Weekly Home Information Guide
Safety first! Have a reliable person know of your entry into any confined area especially the crawl area. The crawl area can be the hardest area to inspect. Poor lighting, bare/exposed earth, ponding water, low heights, mould, mildew, fungi, stale air, confined spaces and/or vermin may be encountered. Wear proper close fitting breathing protection.
All crawl spaces should have good cross ventilation, air/vapour barrier floors, insulated perimeter walls, insulated between floor joists, frost/freeze protected exposed piping be they drain, waste, vent, potable water or heating. Newer construction may have heated crawls, concrete/gravel floors, an air vapour barrier, drains, heating appliance or a hot water heater. There are others.
Ensure a dryer crawl by having the gutters, downspouts, perimeter drainage and splash blocks in good repair. Sloping the ground away from the structure will greatly reduce water into the crawl. Splash blocks or extended downspouts should be added to on ground downspouts to direct the water away from the base of the structure. Ensure that the window wells are clear of all debris and the drains are free flowing. Water loving trees and shrubs should be kept well clear of the home because their roots may/will plug the drainage and/or crack the foundation. It is not easy to repair either of these two systems.
The wood posts, floor joists, sub-floors, piers and bracing should be structurally sound, have a separation barrier between wood and concrete contact as this helps prevent rot. A vapour barrier will greatly reduce the moisture levels thus reducing rot damage, less vermin, no musty odors and a healthier environment.
All support columns (wood, steel, stone, cinder or cement block) should have a solid concrete footing. Remember, this is what holds up the centre of the house. Repair or replace any rotted/weakened columns or joists as these can sag the floor and prevent proper door, window or drawer use. Special areas of concern are the toilet base, tub base, and sink waste pipes. Areas behind insulation, with or without sidewall vapour barriers, are prone to insect, rot or other damage. Destructive testing is the only method to be sure of their presence. Older homes, with little or no maintenance, little or no ventilation and no ground vapour barrier, the higher possibility of some structural damage or deterioration. Older construction methods may have left the wooden cross strapping between the perimeter foundation wall and the footings. Remove all the wood and replace with expansive/hydraulic cement.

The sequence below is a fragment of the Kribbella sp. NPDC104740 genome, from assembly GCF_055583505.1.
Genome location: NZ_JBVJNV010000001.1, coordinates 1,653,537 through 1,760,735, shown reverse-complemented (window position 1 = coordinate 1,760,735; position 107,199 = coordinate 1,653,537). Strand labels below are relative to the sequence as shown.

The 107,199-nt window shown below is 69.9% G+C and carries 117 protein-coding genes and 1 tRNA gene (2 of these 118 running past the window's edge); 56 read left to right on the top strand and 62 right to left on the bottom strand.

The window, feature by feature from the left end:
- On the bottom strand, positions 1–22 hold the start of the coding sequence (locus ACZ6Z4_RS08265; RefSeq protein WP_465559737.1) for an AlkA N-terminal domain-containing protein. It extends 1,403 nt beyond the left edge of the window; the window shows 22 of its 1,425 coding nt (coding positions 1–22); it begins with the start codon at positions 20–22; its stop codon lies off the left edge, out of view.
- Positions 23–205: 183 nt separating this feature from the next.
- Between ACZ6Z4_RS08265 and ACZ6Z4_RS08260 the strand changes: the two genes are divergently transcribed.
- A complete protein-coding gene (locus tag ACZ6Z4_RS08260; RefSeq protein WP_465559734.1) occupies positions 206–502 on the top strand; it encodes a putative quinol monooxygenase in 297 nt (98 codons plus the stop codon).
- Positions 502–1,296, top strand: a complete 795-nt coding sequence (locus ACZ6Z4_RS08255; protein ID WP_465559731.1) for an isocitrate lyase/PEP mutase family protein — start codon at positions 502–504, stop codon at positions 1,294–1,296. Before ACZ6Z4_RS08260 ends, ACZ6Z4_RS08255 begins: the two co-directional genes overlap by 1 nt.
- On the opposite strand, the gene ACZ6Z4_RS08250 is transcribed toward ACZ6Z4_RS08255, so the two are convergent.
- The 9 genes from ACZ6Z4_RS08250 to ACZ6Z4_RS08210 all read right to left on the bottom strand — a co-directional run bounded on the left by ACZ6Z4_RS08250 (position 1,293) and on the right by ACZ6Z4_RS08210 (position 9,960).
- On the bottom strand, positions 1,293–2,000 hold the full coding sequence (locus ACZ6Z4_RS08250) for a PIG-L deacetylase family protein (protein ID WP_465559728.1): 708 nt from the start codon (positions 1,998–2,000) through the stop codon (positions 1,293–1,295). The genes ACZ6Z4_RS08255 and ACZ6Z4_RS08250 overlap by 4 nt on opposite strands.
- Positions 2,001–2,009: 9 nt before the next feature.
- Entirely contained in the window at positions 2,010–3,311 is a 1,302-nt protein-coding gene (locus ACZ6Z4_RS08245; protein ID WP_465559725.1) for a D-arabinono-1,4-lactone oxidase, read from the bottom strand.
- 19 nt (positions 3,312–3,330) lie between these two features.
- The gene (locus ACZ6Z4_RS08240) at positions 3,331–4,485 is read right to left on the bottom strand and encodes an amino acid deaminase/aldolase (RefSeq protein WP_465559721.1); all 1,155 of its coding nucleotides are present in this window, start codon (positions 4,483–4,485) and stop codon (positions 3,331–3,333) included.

All electrical wiring should be elevated, protected and serviceable. The older the home the less likely that the system will be grounded. Any exposed light bulbs should be protected by a cage.
Ventilation/bug screens should be in good repair and cleaned at least once a year. Close them during the winter months and reopen them for the warmer months if heated. Unheated crawl areas should be vented year round. Fresh air added into the crawl areas create a healthier environment for the whole home.
Most older homes typically do not have an interior drain and we strongly suggest that one be added especially if there is a water heater or galvanized piping in the crawl. Ponding water is a source of an environmental concern.
The entry door either interior or exterior should be close fitting and insulated to prevent any unwanted drafts. An exterior door should be weather protected and locked to prevent any unwarranted entry.
Often the crawl is not inspected by the owner for a long time and as a result many problems go undetected until it is too late. A regular crawl inspection will greatly reduce any surprises by finding any problems before they become major headaches.
A change in lifestyle may include the addition of a waterbed, piano, large record collection, ceiling to floor bookcase or large aquarium and may result in the floors sagging, windows not opening, doors not closing, cracks in the walls etc. Monitor all substructure members after such additions are strongly advised.
Owning a home is probably the largest single investment a person may make in their lifetime and to ensure that the home does not prematurely deteriorate the homeowner is urged to have a yearly maintenance schedule. Simple tasks undertaken on a seasonal basis will help prolong the health of the home and its occupants year after year.
We recommend qualified tradespeople do all tasks, as they offer quality materials, proper installation requirements and most important a written guarantee.
Know that, for peace of mind, the care and attention you give your home will serve you well year after year and in comfort.